Russian President Vladimir Putin speaks with journalists KIRILL KUDRYAVTSEV/AFP/Getty Images

The World Cup of Press Freedom

Russia today has more reporters behind bars than at any time since the Soviet Union’s collapse in 1991. With Russia under the spotlight as the host of soccer’s quadrennial global tournament, the international community has a rare opportunity to push President Vladimir Putin to end his attacks on the media.

PARIS – President Vladimir Putin worked hard to bring the 2018 FIFA World Cup to Russia, but now that the spectacle is underway, his influence has waned. He cannot control the referees or the performance of Russia’s national team, the Sbornaya, which is ranked 70th in the world – the lowest-seeded team in the tournament. But he has far more control over how the tournament is covered, at least by Russian media.

In the World Press Freedom Index, compiled each year by Reporters Without Borders (RSF), Russia is ranked 148th out of 180 countries. Rather than accepting the competition that comes with pluralism, the Kremlin is intent on rigging the rules of politics and to fix media “matches” in his favor.

From criminalizing defamation to barring news that offends the “religious feelings of believers,” Putin’s media laws are becoming increasingly restrictive. Their vague wording allows them to be applied in a selective and arbitrary manner, and press-freedom advocates that seek to challenge the status quo are coming under increased scrutiny.

Like a rigged player transfer system, the leading Russian media are under the Kremlin’s thumb. The government has managed television broadcasters – Russians’ main source of news – since the early 2000s, when ORT and NTV were seized from the moguls Boris Berezovsky and Vladimir Gusinsky, respectively. Following the 2014 revolution in Ukraine, these and other national broadcasters increased their output of pro-Kremlin propaganda.

For example, in 2015, a documentary that aired on state-owned Rossiya 1 accused human-rights activist Nadezhda Kutepova of “industrial espionage,” lies that eventually forced her into exile. The following year, the same channel used forged documents to accuse leading Kremlin critic Alexei Navalny of being an agent for Britain’s MI6 intelligence agency. Putin’s grip on state media has been tightening since December 2013, when channels were regrouped in the Rossiya Segodnya consortium to improve the presentation of Russia’s “story.”

Television is not the only Kremlin-controlled medium; the Internet is being muzzled as well. Websites are blocked, bloggers are monitored, search engines and news aggregators are censored, and VPNs are banned. In April of this year, Russia cut off access to the encrypted messaging network Telegram, joining countries like China and Iran. Most worrying of all, more and more Internet users are being jailed for their comments on social media, or for simply endorsing content with a “like.”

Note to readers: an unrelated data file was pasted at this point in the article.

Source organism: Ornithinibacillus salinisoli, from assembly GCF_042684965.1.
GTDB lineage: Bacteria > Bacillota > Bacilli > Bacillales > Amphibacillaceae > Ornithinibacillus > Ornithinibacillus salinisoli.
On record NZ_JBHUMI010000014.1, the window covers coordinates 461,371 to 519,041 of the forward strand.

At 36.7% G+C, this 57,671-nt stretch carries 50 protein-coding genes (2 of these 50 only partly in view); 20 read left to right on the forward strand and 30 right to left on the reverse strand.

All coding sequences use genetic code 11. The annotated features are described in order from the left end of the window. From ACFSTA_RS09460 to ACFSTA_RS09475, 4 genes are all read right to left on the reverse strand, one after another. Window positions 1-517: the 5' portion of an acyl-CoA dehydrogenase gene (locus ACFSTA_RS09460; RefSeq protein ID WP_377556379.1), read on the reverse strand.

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The Nobel laureate Albert Camus said that the little he had learned about life had been “on the football field,” and that, like adversity, a kicked ball “never arrives from the direction you expected it.” Something similar could be said of the media playing field in Russia. Since 1999, when Putin first became prime minister, 34 journalists have been killed while reporting in the country, including investigative reporter Nikolai Andrushchenko, who was beaten to death last year in St. Petersburg. In the vast majority of these cases, the investigations stalled and the perpetrators have never been identified.

With the stakes so high, many media owners have chosen to leave the game entirely, selling their outlets to pro-Kremlin oligarchs, many of whom were, fittingly, previously asked by Putin to buy soccer clubs. Some media organizations continue to provide high-quality journalism, but they have nowhere near as many readers or viewers as the leading state-controlled media.

The only independent national broadcaster, Dozhd, was dropped by satellite and cable services in 2014. Galina Timchenko, the editor of Russia’s most widely read news website, Lenta.ru, was fired the same year, along with most of her staff. The editorial team of the RBC media group suffered a similar fate in 2016. Nor have the closures spared leading regional outlets like Siberian broadcasterTV-2 or Kaliningrad’s top independent weekly newspaper, Novye Kolesa. Each of these outlets was distinguished by its coverage of sensitive stories – from conflict in Ukraine to high-level corruption.

Russia today has less press freedom and more journalists, media workers, and bloggers behind bars than at any time since the Soviet Union’s collapse in 1991. In Crimea and Chechnya, even the most basic media protections are non-existent. With the Kremlin’s blessing, these regions have been turned into news and information “black holes,” where the authorities are free to act without fear of consequences.

In its World Cup group-stage matches, Russia competed against other low-ranked countries like Egypt (45th in soccer and 161st on RSF’s press freedom index) and Saudi Arabia (ranked 67th by FIFA and 169th by RSF). On paper, only Uruguay (14th in soccer and 20th in media freedom) was a well-rounded opponent. And yet, while Russia has made it through to the tournament’s knockout round, the excitement of the games, and the unlikeliness of Russia’s success, amount to a fleeting distraction.

This may not be the Press Freedom World Cup, but with Russia under the global spotlight, the international community can push for the release of jailed journalists and human-rights defenders; the repeal of draconian laws; the relaxation of government control over the media; and an end to impunity. This opportunity is unlikely to come again anytime soon. The world must not miss its chance to capitalize.

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